Racial Minorities Less Likely to Undergo TAVR, NCDR Study Shows
Racial minorities may be less likely than white patients to undergo TAVR in the U.S., but their in-hospital and one-year outcomes following TAVR are similar to those of white patients, according to a study published May 20 in JACC: Cardiovascular Interventions.
Mohamad Alkhouli, MD, FACC, et al., used the STS/ACC TVT Registry to analyze records of 70,221 patients age 65 and older who underwent TAVR. The researchers linked registry data to claims data from the Centers for Medicare and Medicaid Services to assess one-year outcomes in a subset of 29,351 patients. The study's primary outcome was in-hospital and one-year all-cause mortality.
Among all patients, 91.3 percent were white, 3.8 percent were black, 3.4 percent were Hispanic and 1.5 percent were Asian/Native American/Pacific Islander. Although black and Hispanic individuals represented 8 percent to 9 percent of the U.S. population age 65 and older throughout the study period, these groups represented less than 4 percent of TAVR patients. In-hospital mortality was 3.5 percent among all patients.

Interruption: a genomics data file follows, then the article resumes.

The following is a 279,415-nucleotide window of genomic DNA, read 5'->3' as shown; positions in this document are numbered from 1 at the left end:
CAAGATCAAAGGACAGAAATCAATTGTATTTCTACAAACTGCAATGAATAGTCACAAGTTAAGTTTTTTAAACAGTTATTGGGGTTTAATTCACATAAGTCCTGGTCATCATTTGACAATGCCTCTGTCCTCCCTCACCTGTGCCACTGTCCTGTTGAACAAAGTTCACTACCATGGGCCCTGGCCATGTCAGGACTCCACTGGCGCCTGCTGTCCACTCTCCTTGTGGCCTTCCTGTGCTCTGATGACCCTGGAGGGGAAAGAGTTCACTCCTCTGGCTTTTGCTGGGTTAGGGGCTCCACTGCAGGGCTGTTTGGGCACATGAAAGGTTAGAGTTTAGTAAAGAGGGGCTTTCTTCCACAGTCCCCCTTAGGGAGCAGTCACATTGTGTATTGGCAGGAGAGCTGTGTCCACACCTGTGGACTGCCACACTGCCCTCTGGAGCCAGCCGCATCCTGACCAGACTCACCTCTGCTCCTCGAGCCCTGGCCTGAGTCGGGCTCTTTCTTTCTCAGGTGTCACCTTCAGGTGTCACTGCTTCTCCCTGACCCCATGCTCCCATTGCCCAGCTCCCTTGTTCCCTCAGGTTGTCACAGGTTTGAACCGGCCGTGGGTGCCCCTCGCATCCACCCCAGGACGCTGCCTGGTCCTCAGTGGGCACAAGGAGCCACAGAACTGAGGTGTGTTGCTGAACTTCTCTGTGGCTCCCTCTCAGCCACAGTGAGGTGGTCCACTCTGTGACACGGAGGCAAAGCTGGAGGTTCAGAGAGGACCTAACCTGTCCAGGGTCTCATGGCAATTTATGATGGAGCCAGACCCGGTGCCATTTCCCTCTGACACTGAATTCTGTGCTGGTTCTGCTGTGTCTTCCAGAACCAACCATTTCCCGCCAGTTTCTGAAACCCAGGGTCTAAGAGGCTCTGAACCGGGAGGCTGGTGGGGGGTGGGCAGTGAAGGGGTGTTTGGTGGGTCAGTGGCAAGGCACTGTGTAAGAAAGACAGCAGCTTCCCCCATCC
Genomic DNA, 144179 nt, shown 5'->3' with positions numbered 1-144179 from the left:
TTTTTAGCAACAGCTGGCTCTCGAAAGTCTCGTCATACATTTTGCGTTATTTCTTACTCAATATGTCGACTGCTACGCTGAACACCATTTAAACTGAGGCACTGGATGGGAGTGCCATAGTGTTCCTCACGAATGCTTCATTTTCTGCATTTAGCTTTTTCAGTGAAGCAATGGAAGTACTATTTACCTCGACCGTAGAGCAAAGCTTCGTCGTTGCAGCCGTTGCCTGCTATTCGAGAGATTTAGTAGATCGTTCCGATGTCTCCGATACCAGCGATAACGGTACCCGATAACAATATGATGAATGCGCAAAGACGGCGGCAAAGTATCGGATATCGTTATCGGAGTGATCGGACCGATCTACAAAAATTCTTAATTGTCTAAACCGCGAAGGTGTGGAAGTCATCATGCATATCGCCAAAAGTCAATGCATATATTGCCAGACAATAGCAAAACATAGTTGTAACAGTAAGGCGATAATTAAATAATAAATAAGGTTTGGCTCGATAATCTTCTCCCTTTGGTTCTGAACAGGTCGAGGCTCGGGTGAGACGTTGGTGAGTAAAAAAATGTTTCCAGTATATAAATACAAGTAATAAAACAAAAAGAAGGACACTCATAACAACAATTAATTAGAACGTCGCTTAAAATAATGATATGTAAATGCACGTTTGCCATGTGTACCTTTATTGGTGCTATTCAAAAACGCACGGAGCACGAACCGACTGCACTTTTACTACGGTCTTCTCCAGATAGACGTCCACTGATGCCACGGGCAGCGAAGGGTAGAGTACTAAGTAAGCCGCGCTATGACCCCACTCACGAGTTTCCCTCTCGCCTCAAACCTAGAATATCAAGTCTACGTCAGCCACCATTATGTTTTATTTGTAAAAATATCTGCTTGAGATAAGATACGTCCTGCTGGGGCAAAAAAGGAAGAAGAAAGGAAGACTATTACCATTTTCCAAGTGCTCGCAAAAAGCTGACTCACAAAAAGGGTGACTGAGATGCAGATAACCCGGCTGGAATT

After risk-adjustment, there were no differences in-hospital mortality among the four groups. At one year, all-cause mortality rates were similar among white, black and Hispanic patients, but lower in Asian/Native American/Pacific Islander patients than in white patients. Black and Hispanic patients had higher rates of heart failure readmission than white patients, but there were no other differences in other outcomes among the four groups.
Although the study "documents an underrepresentation of racial minorities among patients undergoing TAVR," it shows TAVR was associated with "excellent short-term and midterm results across all racial groups," the authors conclude. They note moving forward, additional research is needed to determine reasons for disparities and to "develop an effective strategy for their mitigation."
Michele Doughty Voeltz, MD, and William O'Neill, MD, FACC, write in an accompanying editorial comment that a "multifaceted program" is needed to "expand the utilization of this and other new lifesaving cardiac procedures." They conclude that, "Hopefully in five years, the medical establishment will make significant progress in this area."
Keywords: Risk Adjustment, Hospital Mortality, Transcatheter Aortic Valve Replacement, Centers for Medicare and Medicaid Services, U.S., Patient Readmission, Registries, National Cardiovascular Data Registries, STS/ACC TVT Registry
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